This article was previously published in the International Young Professionals' Foundation newsletter in 2007
Having just started work with an Australian trade union, I have been exposed to what the labour movement has been doing to ensure that employees receive fair treatment at work. The idea of achieving fair pay for a fair days work is not just limited to trade unions but also the Fair Trade Movement.
Fair Trade Day is held every year on the 2nd Saturday in May and this year the theme is Children and how fair trade affects them.
It is well known that children in Developing Countries play a far more vital part in producing goods than those in the West.
Whether it be through the exploitation in Sweat Shops or helping their families in their farms, kids in the Developing World are involved in producing a lot of the goods that we see in the west.
The International Labour Organisation estimates that almost 126 million Children aged 5 -15 work in hazardous conditions world wide (Fair Trade Website). Many of these kids are trapped in slavery while others are confined to their cycle of poverty that requires them to work long hours in family businesses.
The good news is that by supporting the fair trade movement (through buying certified products) we are able to help producers develop a sustainable livelihood as well as ensure that they are less dependant on the labour of their children. The Fair Trade brand guarantees that no child needs to be trafficked or substitute work for education in the production of the products that we buy.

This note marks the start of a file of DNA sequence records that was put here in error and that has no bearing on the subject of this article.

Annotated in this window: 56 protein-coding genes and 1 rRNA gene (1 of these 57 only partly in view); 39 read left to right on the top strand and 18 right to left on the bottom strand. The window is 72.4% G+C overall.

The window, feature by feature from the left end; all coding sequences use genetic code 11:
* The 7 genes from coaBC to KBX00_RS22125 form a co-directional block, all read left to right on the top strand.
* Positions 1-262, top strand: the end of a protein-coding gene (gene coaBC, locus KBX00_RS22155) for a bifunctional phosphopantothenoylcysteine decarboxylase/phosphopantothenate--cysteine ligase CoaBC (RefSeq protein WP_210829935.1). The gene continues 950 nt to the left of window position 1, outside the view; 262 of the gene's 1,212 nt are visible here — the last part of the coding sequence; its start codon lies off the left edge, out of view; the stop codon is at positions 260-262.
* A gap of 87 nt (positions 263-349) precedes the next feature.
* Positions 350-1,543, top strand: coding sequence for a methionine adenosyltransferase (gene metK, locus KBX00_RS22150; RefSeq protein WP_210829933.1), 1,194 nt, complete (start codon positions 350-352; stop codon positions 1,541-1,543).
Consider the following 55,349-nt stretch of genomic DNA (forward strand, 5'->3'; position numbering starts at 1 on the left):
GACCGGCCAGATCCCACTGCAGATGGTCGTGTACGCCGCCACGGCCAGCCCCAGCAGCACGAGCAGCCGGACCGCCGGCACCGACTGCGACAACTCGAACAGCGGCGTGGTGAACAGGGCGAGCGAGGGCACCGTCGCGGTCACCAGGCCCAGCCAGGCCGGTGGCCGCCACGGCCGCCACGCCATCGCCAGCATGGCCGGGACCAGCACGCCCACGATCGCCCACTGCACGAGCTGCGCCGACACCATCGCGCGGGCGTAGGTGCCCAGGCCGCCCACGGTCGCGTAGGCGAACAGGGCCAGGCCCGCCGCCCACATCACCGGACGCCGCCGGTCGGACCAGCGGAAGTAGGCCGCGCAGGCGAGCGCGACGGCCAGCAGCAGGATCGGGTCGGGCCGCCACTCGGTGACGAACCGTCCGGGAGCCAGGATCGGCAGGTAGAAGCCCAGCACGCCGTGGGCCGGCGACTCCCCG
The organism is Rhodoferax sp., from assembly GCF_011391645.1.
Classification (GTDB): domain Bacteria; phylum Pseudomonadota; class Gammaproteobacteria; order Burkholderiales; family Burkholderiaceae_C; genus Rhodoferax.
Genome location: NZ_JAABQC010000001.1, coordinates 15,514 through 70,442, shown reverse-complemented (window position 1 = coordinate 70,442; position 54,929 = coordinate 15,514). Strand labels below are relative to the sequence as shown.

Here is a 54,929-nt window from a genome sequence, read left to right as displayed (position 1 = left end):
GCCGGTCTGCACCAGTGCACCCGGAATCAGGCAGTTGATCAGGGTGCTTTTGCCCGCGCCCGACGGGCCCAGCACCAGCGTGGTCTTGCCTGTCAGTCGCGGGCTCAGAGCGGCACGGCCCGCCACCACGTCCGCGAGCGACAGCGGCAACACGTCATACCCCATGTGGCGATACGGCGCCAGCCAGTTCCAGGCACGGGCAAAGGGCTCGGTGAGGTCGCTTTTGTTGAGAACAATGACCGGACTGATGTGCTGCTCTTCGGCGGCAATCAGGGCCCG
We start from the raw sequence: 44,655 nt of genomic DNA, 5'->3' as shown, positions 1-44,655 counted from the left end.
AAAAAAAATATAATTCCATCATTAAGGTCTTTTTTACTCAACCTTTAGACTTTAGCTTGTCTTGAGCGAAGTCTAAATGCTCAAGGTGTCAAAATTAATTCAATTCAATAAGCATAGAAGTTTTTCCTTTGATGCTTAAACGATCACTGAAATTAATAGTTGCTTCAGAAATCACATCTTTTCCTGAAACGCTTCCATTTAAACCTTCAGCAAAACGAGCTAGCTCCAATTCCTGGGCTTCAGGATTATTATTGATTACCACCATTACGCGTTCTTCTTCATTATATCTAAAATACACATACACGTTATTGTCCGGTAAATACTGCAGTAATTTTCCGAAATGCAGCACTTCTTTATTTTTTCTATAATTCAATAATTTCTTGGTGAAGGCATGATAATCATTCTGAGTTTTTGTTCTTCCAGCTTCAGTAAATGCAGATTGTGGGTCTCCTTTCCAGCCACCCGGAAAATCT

Biodiversity Day is another important issue that is being highlighted this month by Biodiversity Action Day. While it is not directly linked to Fair Trade, climate change directly influences the production of agricultural produce such as coffee, rice and fruit.
As the Biodiversity Action website day points out, those highly populated areas that surround the river deltas in Asia will be hardest hit, with poor people and their livelihoods being most affected.
While climate change and biodiversity are huge issues and will not be solved over night, by taking little steps to reduce the negative impacts of climate change and improving biodiversity we can ensure that the producers in the developing world are able to develop products that are available for trade.
So, the next time you run out of coffee or feel like some chocolate I encourage you to buy fair trade products so that those who produce coffee and chocolate can get fair price for their labour.